Think about your favourite sports team – or person. They will have a coach. In fact, many successful business people and politicians do too. Coaching is a profession that is more complex than it looks, but provides huge value when done well.
Coaches generally share a few things in common.
- They are experienced practitioners.
- They don’t seek personal glory.
- They provide emotional support.
- They push to find the better way.
- They encourage and frequently challenge their customers making them the best they can be.
An agile coach is all of the above, but generally works within a digital business supporting individuals, teams and sometimes the whole company to seek excellence. They call out the obvious problems and support working through them. They deal with personality disputes and manage conflict resolution. They also provide process and behaviour guidance, helping eliminate waste and focus on delivery.
What does an agile coach do day-to-day?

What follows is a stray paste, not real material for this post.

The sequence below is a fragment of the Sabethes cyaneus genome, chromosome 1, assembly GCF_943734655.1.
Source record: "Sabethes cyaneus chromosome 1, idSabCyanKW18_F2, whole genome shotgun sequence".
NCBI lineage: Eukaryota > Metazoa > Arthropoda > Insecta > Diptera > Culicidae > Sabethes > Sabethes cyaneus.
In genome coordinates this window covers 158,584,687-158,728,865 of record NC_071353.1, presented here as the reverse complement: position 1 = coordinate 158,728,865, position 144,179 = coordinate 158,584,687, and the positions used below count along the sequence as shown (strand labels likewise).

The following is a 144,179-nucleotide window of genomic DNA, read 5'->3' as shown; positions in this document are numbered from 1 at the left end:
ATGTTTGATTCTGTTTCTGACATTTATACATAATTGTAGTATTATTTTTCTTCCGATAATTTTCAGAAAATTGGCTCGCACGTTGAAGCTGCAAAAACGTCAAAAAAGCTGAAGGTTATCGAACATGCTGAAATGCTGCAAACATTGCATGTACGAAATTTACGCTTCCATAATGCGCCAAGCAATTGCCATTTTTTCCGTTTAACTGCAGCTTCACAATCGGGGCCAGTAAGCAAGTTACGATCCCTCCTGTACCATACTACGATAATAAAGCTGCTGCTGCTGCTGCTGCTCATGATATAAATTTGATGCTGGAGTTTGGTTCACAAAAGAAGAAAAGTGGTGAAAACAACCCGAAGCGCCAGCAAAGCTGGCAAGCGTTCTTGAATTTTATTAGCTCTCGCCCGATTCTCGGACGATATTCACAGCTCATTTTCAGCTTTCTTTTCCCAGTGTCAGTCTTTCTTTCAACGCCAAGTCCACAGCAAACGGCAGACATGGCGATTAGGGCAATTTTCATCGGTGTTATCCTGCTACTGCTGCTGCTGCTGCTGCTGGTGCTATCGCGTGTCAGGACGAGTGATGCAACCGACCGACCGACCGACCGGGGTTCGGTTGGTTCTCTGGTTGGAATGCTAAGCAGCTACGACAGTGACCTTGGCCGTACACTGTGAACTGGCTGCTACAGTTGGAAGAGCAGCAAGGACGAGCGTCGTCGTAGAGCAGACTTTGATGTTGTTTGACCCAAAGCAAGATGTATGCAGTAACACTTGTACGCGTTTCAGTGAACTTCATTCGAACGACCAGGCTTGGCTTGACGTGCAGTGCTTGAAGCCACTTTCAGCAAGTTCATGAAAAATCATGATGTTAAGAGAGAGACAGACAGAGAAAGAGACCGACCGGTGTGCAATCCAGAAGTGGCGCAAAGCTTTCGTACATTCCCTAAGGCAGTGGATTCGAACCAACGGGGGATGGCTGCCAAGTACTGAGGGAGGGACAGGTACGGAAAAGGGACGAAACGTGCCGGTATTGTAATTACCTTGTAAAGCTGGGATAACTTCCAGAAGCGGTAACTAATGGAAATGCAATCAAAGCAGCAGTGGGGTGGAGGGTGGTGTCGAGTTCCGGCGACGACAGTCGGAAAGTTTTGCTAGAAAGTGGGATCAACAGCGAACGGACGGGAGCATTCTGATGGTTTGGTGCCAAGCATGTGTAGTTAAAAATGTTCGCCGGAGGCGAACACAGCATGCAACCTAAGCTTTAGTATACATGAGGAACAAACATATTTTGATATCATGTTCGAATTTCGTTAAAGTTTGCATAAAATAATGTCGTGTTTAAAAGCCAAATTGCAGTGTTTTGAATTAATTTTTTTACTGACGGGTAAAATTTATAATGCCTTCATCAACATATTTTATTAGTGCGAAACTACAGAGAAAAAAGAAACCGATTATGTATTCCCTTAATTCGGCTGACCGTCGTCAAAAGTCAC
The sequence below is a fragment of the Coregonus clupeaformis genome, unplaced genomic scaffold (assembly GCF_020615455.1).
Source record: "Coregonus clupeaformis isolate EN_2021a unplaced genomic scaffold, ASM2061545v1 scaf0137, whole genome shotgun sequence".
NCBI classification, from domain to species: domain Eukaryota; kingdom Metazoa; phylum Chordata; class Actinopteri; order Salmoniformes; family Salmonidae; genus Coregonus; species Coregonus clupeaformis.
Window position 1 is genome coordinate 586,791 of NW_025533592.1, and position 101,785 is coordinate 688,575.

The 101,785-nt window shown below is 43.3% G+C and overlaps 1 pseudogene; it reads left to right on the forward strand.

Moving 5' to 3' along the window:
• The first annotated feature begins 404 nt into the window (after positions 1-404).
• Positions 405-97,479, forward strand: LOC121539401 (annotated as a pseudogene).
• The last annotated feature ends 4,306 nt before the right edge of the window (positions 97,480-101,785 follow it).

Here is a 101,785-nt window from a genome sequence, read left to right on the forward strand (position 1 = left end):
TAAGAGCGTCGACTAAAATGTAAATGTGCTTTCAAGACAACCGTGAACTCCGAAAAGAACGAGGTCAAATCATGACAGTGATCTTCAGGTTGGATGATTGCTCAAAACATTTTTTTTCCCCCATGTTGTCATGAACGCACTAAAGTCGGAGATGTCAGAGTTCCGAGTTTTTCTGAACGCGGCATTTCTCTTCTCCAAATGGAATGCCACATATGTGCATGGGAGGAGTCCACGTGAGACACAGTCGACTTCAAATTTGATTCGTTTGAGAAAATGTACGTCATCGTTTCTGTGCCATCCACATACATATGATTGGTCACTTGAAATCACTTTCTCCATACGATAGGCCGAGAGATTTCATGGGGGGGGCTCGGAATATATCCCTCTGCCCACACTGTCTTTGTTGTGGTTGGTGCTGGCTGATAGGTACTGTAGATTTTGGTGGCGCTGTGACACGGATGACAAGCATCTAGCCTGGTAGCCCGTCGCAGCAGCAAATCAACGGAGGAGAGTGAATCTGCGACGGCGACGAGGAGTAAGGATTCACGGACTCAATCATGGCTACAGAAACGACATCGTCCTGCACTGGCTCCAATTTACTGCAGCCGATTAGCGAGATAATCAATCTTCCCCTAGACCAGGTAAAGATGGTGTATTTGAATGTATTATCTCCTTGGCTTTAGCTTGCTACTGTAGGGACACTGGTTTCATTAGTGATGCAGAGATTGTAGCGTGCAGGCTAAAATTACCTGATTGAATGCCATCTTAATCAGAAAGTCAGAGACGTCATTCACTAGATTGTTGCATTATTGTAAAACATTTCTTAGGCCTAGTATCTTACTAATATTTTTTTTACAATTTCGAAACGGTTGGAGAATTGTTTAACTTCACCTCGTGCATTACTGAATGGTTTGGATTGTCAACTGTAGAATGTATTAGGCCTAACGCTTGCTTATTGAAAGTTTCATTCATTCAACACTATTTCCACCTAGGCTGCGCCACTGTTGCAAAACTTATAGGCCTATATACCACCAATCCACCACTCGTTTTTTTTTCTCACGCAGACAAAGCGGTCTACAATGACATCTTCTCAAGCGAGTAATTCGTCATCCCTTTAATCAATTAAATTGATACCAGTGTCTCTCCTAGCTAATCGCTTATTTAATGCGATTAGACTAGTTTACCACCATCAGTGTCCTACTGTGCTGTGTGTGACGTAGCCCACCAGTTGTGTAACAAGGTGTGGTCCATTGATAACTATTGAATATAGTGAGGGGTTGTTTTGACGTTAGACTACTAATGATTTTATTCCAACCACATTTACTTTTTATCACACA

Agile coaches use their industry experience in many ways – most often when helping implement tools, techniques, frameworks and practices surrounding product and delivery. Examples of this include:
- Helping a team estimate and forecast better.
- Helping a product owner manage the expectations of stakeholders better.
- Showing how to run better retrospectives.
- Guiding the leadership team.
- Making sure stand-ups don’t go stale.
- Working to include non-it colleagues in the agile journey.
- Maintaining rigour and discipline – keeping standards high.
- Focussing on continuous improvement
- Career development.
- Supporting HR in managing people.
What attributes to look out for in a good agile coach.
Agile coaches are unusual as they can often have no set targets or deadlines, specific accountability or ownership of anything. For this reason, they need to have high personal integrity. Beware – there are many agile coaches that are attracted to the role as they think it’s an easy life with no responsibility – steer well clear of this!
You’ll know your coach is doing a good job if they politely but firmly challenge, push, engage, question, motivate, enthuse and hold people to account. Often great agile coaches have an interest in behavioural science, psychology of teams and are great readers of emotion – being fascinated in people. They are highly motivated and keep calm in high-pressure environments, helping others succeed and being satisfied when they do.